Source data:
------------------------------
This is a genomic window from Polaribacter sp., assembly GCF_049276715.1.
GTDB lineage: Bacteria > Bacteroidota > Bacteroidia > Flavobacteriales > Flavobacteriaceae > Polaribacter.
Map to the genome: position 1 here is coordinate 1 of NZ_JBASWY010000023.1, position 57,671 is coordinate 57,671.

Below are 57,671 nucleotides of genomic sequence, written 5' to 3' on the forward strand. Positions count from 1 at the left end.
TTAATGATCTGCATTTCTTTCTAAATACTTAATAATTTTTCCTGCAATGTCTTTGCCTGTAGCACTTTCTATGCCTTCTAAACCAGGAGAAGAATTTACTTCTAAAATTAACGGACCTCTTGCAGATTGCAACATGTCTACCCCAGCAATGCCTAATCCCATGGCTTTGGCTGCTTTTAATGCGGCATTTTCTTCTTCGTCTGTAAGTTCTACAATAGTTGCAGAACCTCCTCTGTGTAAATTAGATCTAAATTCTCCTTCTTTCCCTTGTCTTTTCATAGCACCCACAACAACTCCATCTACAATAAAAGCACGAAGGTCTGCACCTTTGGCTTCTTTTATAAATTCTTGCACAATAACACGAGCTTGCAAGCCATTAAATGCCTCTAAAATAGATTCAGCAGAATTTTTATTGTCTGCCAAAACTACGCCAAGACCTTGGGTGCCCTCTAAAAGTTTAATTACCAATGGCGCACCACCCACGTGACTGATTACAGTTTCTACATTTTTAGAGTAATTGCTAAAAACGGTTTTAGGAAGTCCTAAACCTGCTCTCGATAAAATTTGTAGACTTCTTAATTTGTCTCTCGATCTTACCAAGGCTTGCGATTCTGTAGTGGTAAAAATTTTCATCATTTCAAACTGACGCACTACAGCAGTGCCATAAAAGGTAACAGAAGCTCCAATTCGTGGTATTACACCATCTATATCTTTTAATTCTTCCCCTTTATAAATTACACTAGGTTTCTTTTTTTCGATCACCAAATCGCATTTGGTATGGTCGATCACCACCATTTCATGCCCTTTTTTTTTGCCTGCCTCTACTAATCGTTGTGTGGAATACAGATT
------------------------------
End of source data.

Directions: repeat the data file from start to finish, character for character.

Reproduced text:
This is a genomic window from Polaribacter sp., assembly GCF_049276715.1.
GTDB lineage: Bacteria > Bacteroidota > Bacteroidia > Flavobacteriales > Flavobacteriaceae > Polaribacter.
Map to the genome: position 1 here is coordinate 1 of NZ_JBASWY010000023.1, position 57,671 is coordinate 57,671.

Below are 57,671 nucleotides of genomic sequence, written 5' to 3' on the forward strand. Positions count from 1 at the left end.
TTAATGATCTGCATTTCTTTCTAAATACTTAATAATTTTTCCTGCAATGTCTTTGCCTGTAGCACTTTCTATGCCTTCTAAACCAGGAGAAGAATTTACTTCTAAAATTAACGGACCTCTTGCAGATTGCAACATGTCTACCCCAGCAATGCCTAATCCCATGGCTTTGGCTGCTTTTAATGCGGCATTTTCTTCTTCGTCTGTAAGTTCTACAATAGTTGCAGAACCTCCTCTGTGTAAATTAGATCTAAATTCTCCTTCTTTCCCTTGTCTTTTCATAGCACCCACAACAACTCCATCTACAATAAAAGCACGAAGGTCTGCACCTTTGGCTTCTTTTATAAATTCTTGCACAATAACACGAGCTTGCAAGCCATTAAATGCCTCTAAAATAGATTCAGCAGAATTTTTATTGTCTGCCAAAACTACGCCAAGACCTTGGGTGCCCTCTAAAAGTTTAATTACCAATGGCGCACCACCCACGTGACTGATTACAGTTTCTACATTTTTAGAGTAATTGCTAAAAACGGTTTTAGGAAGTCCTAAACCTGCTCTCGATAAAATTTGTAGACTTCTTAATTTGTCTCTCGATCTTACCAAGGCTTGCGATTCTGTAGTGGTAAAAATTTTCATCATTTCAAACTGACGCACTACAGCAGTGCCATAAAAGGTAACAGAAGCTCCAATTCGTGGTATTACACCATCTATATCTTTTAATTCTTCCCCTTTATAAATTACACTAGGTTTCTTTTTTTCGATCACCAAATCGCATTTGGTATGGTCGATCACCACCATTTCATGCCCTTTTTTTTTGCCTGCCTCTACTAATCGTTGTGTGGAATACAGATT